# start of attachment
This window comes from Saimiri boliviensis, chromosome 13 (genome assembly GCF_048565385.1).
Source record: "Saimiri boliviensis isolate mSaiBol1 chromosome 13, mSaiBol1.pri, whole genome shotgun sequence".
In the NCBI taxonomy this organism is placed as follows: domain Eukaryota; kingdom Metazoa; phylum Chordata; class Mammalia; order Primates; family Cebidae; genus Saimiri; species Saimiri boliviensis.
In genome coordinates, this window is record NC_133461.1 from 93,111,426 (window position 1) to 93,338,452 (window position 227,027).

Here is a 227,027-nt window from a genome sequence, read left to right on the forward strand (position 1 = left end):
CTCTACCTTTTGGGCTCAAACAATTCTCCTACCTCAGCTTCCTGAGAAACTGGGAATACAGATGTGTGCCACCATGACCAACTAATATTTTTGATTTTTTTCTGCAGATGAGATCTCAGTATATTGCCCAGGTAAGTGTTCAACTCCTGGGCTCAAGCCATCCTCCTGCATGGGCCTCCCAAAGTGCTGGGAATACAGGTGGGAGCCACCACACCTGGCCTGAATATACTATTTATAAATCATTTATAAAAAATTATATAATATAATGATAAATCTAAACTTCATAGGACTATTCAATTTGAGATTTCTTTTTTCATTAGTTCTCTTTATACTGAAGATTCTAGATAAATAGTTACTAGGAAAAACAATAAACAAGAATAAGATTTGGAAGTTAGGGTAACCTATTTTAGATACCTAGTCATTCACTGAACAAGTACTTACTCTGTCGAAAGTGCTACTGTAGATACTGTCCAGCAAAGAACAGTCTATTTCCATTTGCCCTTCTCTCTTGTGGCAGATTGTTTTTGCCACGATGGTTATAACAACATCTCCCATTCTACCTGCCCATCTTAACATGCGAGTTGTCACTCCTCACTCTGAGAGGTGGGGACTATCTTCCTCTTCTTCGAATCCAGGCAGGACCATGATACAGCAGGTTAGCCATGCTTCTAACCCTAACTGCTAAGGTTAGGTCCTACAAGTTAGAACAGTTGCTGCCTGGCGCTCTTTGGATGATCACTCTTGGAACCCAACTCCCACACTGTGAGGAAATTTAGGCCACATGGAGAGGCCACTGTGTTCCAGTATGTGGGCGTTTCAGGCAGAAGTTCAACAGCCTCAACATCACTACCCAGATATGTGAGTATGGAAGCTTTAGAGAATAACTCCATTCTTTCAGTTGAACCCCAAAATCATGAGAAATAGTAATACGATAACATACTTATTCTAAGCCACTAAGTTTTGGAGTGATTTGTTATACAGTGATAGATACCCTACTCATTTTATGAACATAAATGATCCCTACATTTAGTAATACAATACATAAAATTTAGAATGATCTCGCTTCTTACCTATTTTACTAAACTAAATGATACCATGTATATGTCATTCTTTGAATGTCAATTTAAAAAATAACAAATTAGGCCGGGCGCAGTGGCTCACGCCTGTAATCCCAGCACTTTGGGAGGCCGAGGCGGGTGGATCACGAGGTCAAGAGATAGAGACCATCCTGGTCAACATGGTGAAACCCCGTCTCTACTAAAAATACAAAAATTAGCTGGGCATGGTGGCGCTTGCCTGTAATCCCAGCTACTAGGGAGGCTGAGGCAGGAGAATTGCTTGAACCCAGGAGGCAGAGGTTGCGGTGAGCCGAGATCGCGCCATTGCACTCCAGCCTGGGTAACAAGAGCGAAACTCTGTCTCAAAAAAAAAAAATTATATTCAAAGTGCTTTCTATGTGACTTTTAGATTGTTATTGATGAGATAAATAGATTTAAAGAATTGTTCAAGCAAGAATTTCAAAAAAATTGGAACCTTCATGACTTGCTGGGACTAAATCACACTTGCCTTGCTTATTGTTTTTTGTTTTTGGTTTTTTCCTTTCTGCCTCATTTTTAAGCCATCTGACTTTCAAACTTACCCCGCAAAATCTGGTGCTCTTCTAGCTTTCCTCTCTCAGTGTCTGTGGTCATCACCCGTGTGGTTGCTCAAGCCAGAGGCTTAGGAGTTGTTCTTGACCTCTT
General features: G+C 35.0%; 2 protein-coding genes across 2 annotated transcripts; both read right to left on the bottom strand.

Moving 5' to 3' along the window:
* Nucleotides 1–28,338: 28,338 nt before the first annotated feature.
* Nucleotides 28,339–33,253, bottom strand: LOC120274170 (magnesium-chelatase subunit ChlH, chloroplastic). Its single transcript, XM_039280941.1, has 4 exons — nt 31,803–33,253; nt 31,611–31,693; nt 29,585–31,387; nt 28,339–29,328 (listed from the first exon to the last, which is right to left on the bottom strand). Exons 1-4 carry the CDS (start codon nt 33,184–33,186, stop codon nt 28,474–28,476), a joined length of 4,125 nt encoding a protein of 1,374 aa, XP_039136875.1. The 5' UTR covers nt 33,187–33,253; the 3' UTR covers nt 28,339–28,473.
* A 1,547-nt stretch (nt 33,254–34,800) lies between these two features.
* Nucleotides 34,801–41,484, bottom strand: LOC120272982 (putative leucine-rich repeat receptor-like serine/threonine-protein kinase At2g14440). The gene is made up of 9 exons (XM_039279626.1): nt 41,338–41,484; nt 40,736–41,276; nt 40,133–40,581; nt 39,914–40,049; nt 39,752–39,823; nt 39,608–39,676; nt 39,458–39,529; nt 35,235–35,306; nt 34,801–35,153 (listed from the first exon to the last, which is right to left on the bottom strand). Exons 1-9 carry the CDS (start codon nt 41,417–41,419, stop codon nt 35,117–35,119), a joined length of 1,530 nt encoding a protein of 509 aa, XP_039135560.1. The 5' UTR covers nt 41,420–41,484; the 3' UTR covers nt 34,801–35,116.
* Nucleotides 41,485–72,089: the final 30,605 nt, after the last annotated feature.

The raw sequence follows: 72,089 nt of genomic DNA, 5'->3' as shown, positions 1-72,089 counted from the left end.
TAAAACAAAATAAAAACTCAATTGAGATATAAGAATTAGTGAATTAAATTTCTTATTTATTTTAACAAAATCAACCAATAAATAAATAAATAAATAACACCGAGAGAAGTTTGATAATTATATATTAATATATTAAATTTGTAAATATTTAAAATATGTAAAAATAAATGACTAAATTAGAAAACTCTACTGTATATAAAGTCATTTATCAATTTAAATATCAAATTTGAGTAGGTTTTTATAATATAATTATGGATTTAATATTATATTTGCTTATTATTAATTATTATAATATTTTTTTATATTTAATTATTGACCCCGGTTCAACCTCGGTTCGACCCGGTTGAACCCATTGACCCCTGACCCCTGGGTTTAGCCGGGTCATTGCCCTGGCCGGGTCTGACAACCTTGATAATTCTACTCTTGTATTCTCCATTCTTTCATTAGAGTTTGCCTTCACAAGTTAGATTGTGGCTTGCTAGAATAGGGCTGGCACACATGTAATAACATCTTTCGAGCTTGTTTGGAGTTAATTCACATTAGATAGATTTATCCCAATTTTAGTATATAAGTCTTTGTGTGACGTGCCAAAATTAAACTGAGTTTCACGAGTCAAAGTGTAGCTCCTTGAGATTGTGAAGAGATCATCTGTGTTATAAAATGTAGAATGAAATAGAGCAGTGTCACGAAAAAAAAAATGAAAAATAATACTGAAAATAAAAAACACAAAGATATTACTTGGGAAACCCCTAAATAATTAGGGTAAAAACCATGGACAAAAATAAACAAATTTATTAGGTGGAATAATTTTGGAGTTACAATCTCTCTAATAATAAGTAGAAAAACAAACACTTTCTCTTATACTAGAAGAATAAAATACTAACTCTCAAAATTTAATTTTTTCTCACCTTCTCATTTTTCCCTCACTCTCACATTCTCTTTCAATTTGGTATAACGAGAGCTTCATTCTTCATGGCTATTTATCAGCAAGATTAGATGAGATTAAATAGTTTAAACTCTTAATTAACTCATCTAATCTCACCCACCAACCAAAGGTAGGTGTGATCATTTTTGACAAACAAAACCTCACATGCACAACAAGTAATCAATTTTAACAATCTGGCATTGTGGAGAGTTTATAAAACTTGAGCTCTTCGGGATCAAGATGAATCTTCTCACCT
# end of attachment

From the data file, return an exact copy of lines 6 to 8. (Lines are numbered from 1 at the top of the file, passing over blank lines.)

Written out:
CTCTACCTTTTGGGCTCAAACAATTCTCCTACCTCAGCTTCCTGAGAAACTGGGAATACAGATGTGTGCCACCATGACCAACTAATATTTTTGATTTTTTTCTGCAGATGAGATCTCAGTATATTGCCCAGGTAAGTGTTCAACTCCTGGGCTCAAGCCATCCTCCTGCATGGGCCTCCCAAAGTGCTGGGAATACAGGTGGGAGCCACCACACCTGGCCTGAATATACTATTTATAAATCATTTATAAAAAATTATATAATATAATGATAAATCTAAACTTCATAGGACTATTCAATTTGAGATTTCTTTTTTCATTAGTTCTCTTTATACTGAAGATTCTAGATAAATAGTTACTAGGAAAAACAATAAACAAGAATAAGATTTGGAAGTTAGGGTAACCTATTTTAGATACCTAGTCATTCACTGAACAAGTACTTACTCTGTCGAAAGTGCTACTGTAGATACTGTCCAGCAAAGAACAGTCTATTTCCATTTGCCCTTCTCTCTTGTGGCAGATTGTTTTTGCCACGATGGTTATAACAACATCTCCCATTCTACCTGCCCATCTTAACATGCGAGTTGTCACTCCTCACTCTGAGAGGTGGGGACTATCTTCCTCTTCTTCGAATCCAGGCAGGACCATGATACAGCAGGTTAGCCATGCTTCTAACCCTAACTGCTAAGGTTAGGTCCTACAAGTTAGAACAGTTGCTGCCTGGCGCTCTTTGGATGATCACTCTTGGAACCCAACTCCCACACTGTGAGGAAATTTAGGCCACATGGAGAGGCCACTGTGTTCCAGTATGTGGGCGTTTCAGGCAGAAGTTCAACAGCCTCAACATCACTACCCAGATATGTGAGTATGGAAGCTTTAGAGAATAACTCCATTCTTTCAGTTGAACCCCAAAATCATGAGAAATAGTAATACGATAACATACTTATTCTAAGCCACTAAGTTTTGGAGTGATTTGTTATACAGTGATAGATACCCTACTCATTTTATGAACATAAATGATCCCTACATTTAGTAATACAATACATAAAATTTAGAATGATCTCGCTTCTTACCTATTTTACTAAACTAAATGATACCATGTATATGTCATTCTTTGAATGTCAATTTAAAAAATAACAAATTAGGCCGGGCGCAGTGGCTCACGCCTGTAATCCCAGCACTTTGGGAGGCCGAGGCGGGTGGATCACGAGGTCAAGAGATAGAGACCATCCTGGTCAACATGGTGAAACCCCGTCTCTACTAAAAATACAAAAATTAGCTGGGCATGGTGGCGCTTGCCTGTAATCCCAGCTACTAGGGAGGCTGAGGCAGGAGAATTGCTTGAACCCAGGAGGCAGAGGTTGCGGTGAGCCGAGATCGCGCCATTGCACTCCAGCCTGGGTAACAAGAGCGAAACTCTGTCTCAAAAAAAAAAAATTATATTCAAAGTGCTTTCTATGTGACTTTTAGATTGTTATTGATGAGATAAATAGATTTAAAGAATTGTTCAAGCAAGAATTTCAAAAAAATTGGAACCTTCATGACTTGCTGGGACTAAATCACACTTGCCTTGCTTATTGTTTTTTGTTTTTGGTTTTTTCCTTTCTGCCTCATTTTTAAGCCATCTGACTTTCAAACTTACCCCGCAAAATCTGGTGCTCTTCTAGCTTTCCTCTCTCAGTGTCTGTGGTCATCACCCGTGTGGTTGCTCAAGCCAGAGGCTTAGGAGTTGTTCTTGACCTCTT
General features: G+C 35.0%; 2 protein-coding genes across 2 annotated transcripts; both read right to left on the bottom strand.

Moving 5' to 3' along the window: